Hydraulic model establishment

The hydraulic model of this ‘two-loop’ MWTB was simulated by EPANET 2.0 (Rossman 2000). The ‘two-loop’ hydraulic model is one of the benchmark water distribution models which are open sources for education, research, and commercial purposes. This hydraulic model is a simplified model of the real MWTB since some assumptions were made. For example, the elevation of nodes was assumed to be zero, and the total head of the tank was assumed to be the water level. The base demand of nodes 3, 5 and 7 were assumed regarding the different valve status. The details of the hydraulic model can be seen in Figure 2.

Figure 2

‘Two-loop’ micro-smart water test bed hydraulic model.

Figure 2

‘Two-loop’ micro-smart water test bed hydraulic model.

System set-up

The system was built as shown in Figure 3, following the designing strategy of Appendix A. The calculation of the system does not always match the reality, such as the discharge flow rate is smaller than the calculation, so our team added the extra overflow discharge pipe after purchasing the utility pump. To keep the source tank level stable under different scenarios, an automatic utility with maximum flow rate 2,400 gallons per hour and 10 ft of discharge lift was purchased and installed in the MWTB. With recycling the water use from source tank to pipe, this pump supplies water from the bottom water receiving tank to the top source tank. The bottom suction design filters debris and removes water down to 1/8’ of the surface and passes up to 1/8’ of solids.

Figure 3

Micro-smart water test bed.

Figure 3

Micro-smart water test bed.

The SWS was built in the hydraulic laboratory at the University of Utah. The primary pipe material is PVC plastic, including the valve and the pipe cross. The resource tank is made from a customized household storage plastic tank, by making the hole and installing the pipe adapter to make the connection for the water system and the resource tank.

Data acquisition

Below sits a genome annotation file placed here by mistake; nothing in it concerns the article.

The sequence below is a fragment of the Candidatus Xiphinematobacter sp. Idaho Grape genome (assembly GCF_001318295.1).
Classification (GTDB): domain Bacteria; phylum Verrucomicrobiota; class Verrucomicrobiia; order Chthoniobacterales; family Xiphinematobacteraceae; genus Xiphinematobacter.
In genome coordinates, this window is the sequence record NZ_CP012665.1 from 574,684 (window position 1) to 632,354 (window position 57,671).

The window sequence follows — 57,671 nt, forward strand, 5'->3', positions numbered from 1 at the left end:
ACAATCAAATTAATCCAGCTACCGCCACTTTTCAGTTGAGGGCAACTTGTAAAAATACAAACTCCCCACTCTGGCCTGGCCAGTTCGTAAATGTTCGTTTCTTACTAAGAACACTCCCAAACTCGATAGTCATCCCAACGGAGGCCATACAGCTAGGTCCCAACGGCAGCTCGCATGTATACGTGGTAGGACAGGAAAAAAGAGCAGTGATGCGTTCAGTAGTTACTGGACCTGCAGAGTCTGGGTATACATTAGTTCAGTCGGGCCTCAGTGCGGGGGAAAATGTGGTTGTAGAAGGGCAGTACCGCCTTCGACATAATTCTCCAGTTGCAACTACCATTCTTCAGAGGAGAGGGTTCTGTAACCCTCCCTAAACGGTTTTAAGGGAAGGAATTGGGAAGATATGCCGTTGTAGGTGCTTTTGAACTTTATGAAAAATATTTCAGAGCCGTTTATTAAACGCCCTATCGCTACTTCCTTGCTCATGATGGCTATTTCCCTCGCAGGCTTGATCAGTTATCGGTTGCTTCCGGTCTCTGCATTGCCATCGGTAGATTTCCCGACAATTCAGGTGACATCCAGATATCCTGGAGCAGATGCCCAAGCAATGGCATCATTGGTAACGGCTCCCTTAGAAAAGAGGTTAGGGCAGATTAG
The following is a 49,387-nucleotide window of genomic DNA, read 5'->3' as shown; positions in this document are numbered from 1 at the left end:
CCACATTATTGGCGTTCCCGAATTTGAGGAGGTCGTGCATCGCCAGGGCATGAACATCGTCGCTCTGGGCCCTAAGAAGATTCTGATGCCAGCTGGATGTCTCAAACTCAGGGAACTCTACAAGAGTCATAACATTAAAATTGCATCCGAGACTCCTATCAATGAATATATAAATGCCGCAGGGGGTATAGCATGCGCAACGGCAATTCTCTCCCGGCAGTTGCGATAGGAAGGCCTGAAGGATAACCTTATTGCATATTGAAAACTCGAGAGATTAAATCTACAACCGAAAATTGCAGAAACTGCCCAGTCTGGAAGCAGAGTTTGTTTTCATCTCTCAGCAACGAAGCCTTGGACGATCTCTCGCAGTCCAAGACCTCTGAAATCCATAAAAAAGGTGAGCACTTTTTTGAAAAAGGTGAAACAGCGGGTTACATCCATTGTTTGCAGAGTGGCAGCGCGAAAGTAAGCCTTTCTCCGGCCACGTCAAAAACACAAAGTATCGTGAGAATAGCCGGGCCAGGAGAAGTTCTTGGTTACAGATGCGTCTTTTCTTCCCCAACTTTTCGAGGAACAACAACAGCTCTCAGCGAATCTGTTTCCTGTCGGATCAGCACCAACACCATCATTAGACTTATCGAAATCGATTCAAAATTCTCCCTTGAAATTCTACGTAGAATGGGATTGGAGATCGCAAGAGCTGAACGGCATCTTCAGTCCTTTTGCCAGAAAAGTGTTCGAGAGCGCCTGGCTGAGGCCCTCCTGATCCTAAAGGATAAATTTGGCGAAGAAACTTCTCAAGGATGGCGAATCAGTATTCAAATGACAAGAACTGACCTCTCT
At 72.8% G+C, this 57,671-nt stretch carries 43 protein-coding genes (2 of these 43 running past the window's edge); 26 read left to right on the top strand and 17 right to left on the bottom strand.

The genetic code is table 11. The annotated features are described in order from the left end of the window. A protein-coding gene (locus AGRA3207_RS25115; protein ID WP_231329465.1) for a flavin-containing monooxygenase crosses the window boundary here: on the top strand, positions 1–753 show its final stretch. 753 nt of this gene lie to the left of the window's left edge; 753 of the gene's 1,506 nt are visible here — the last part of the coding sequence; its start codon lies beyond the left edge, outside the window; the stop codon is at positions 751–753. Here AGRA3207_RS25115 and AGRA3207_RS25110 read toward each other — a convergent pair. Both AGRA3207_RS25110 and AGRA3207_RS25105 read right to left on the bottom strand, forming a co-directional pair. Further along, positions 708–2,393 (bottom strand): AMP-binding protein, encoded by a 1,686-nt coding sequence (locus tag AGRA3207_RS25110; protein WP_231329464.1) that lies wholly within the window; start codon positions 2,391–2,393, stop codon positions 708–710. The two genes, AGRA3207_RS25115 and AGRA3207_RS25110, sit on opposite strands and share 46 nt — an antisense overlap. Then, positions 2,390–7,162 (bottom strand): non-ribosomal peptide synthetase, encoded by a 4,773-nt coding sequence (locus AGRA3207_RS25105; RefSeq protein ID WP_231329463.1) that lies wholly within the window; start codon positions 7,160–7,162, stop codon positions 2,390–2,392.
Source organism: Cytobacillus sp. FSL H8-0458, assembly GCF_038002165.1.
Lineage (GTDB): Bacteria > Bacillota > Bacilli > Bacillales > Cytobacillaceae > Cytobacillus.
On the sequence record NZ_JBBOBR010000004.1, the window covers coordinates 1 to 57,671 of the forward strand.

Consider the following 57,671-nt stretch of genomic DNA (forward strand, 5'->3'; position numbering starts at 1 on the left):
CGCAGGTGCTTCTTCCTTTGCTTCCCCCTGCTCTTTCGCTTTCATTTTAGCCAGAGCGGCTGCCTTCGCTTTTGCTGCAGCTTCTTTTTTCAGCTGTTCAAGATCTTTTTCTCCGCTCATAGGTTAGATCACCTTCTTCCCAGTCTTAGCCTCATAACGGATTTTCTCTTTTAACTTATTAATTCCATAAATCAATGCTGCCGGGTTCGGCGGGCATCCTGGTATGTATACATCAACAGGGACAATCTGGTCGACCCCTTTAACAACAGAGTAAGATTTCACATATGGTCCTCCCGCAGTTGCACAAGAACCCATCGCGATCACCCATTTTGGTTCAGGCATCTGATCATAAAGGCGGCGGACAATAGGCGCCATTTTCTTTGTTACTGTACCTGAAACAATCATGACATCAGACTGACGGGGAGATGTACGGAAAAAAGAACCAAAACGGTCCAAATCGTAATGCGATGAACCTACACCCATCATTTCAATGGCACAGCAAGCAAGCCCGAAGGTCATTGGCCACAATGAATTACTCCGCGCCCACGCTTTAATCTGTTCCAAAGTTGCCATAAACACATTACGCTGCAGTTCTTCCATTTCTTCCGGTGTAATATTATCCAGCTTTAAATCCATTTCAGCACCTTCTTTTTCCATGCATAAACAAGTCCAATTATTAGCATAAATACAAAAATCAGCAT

Data collection

In the data collection step, nine different scenarios, shown in Table 1, were tested to get nine different data results. To test the water system testing performance, the dataset and the inputs of selected scenarios were imported into EPANET model. All the scenarios are listed in Table 1 and Figure 4, including their start time and outlet status.

Table 1

Testing scenarios

  Start time Outlet 1 Outlet 2 Outlet 3 
Scenario 1 0 s open open open 
Scenario 2 300 s open close open 
Scenario 3 600 s close close open 
Scenario 4 880 s close open open 
Scenario 5 1,200 s open open close 
Scenario 6 1,500 s open open open 
Scenario 7 1,800 s half close open open 
Scenario 8 2,100 s open half close open 
Scenario 9 2,400 s open open open 
  Start time Outlet 1 Outlet 2 Outlet 3 
Scenario 1 0 s open open open 
Scenario 2 300 s open close open 
Scenario 3 600 s close close open 
Scenario 4 880 s close open open 
Scenario 5 1,200 s open open close 
Scenario 6 1,500 s open open open 
Scenario 7 1,800 s half close open open 
Scenario 8 2,100 s open half close open 
Scenario 9 2,400 s open open open 
Figure 4

System testing scenarios design.

Figure 4

System testing scenarios design.

Data organizing

The ODM provides a consistent format for the storage and retrieval of environmental data in a relational database (Horsburgh et al. 2008). To organize the flow data, a new database schema was designed, and the (entity relationship) ER diagram was created and is shown in Figure 5. After that, the additional tables were established, as shown in Appendix A (Figure A3(a)–A3(e)), and the flow data from the CSV file were successfully loaded and imported into these tables shown in Figure A3(f) ready for the RStudio environment retrieval.

Figure 5

Database design.

Figure 5

Database design.

Data visualizing

For data visualization, the ggplot2 package in RStudio platform was adopted to retrieve data from the SQL database and make plots for all scenarios. Also, RStudio was used to directly plot graphs for each classified scenarios, such as scenarios 1, 2, and 3.